Q. Can I email grades to my students?
A. It depends. According to MCC’s FERPA policy, email is an acceptable method of notifying a student of his or her grade but only if the institutional email account is used to send and receive the grade. For example, an instructor needs to use his/her MCC email address to send the grade to the student at the student’s MCC email address.
Q. Can I give a grade over the phone?
A. It is not advisable to give a grade over the phone unless you can be absolutely be sure that it is indeed the student or another authorized recipient on the other end of the line.
Q. Does MCC have to share information with a third party?
A. It depends. An institution is required to release protected educational information to certain third parties in certain prescribed circumstances pursuant to 34 C.F.R. §99.31.
Q. Who has access to a student’s academic records?
A. The conditions under which prior consent is not required to disclose protected educational information are set forth in 34 C.F.R. §99.31.
Q. What information may I release in crisis or emergency?
A. If the situation is imminent and poses a threat to the safety and health of the public, the MCC community or to the student, FERPA allows MCC officials to release protected educational information to appropriate individuals based on the circumstances (such as law enforcement officials, medically trained personnel and public health officials).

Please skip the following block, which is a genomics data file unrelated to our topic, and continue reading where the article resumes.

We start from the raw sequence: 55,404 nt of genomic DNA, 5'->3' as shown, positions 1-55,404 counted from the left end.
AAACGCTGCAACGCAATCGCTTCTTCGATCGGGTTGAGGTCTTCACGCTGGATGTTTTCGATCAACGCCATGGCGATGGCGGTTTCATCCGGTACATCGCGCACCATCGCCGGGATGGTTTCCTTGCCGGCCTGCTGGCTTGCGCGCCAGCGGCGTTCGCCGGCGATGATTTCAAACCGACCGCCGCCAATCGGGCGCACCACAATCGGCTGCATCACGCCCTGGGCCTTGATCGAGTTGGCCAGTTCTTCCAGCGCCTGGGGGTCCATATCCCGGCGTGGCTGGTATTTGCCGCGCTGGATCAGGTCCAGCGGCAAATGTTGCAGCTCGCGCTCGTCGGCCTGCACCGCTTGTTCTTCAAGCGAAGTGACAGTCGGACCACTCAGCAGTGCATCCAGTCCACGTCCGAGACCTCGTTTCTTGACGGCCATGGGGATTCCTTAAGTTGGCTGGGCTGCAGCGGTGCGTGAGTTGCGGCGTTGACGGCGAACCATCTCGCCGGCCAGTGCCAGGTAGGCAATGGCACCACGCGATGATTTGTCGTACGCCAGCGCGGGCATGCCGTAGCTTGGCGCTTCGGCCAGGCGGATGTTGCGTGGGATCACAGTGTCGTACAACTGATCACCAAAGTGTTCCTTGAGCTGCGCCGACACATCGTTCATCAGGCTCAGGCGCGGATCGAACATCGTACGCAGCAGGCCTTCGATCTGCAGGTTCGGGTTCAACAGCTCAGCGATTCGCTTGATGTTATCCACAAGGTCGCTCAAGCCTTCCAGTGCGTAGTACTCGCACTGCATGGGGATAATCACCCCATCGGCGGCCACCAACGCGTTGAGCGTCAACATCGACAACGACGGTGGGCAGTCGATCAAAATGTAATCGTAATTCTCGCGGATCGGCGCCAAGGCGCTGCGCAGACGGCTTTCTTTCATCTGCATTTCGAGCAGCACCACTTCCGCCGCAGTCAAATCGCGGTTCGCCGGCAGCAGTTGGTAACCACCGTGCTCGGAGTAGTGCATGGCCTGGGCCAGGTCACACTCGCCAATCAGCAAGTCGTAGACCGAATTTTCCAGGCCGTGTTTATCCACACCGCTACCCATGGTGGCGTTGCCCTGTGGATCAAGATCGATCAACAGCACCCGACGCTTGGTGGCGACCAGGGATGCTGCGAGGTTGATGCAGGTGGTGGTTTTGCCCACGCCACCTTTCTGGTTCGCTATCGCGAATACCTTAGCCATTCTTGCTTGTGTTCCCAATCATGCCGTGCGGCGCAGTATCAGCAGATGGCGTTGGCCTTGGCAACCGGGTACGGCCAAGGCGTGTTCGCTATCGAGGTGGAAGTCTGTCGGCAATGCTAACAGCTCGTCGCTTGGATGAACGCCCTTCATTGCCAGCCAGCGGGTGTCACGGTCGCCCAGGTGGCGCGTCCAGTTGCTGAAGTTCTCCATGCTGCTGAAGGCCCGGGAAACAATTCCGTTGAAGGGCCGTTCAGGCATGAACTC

Q. I’m a staff/faculty member and have been asked to do a welcome for a student success conference. I would like to mention a successful former student in my presentation. Do I need to have his/her permission first?
A. It depends. In order to protect a student’s FERPA rights, you would need to get his/her written permission if your presentation mentions any non-directory information related to that student, such as GPA or academic history.
Q. An employee from another institution calls asking about his/her daughter who is enrolled at MCC. Can we release any information to him/her?
A. No, the student’s educational rights must still be protected. We may release directory information to the parent; otherwise, the student needs to submit a written authorization to release non-directory information to that parent.
Q. A law enforcement officer is looking for a student to serve a warrant and is asking for the student’s class schedule. Can I provide it to him/her?
A. No, college policy is that all such requests are to be immediately directed to the Chief or Deputy Chief of the College Police Department. According to FERPA, non-directory information can only be provided to a law enforcement officer if they present a lawfully issued subpoena or court order. Otherwise, he/she cannot have access to a student’s educational records. Records maintained by the College’s Police Department are not a part of a student’s educational record and may be shared without prior authorization.
Q. Does FERPA apply if a student is deceased?
A. No, a student’s rights under FERPA cease once a student is deceased. Each institution may implement its own policy regarding the release of protected information regarding a deceased student. Individuals named by the court as executor, executrix, personal representative or who have been granted similar standing in relation to the decedent’s estate may have the same access to the deceased student’s protected educational information as the student would have had.
Q. What are the consequences for violating FERPA?
A. An individual who believes that their rights under FERPA have been violated may file a complaint with the United States Department of Education.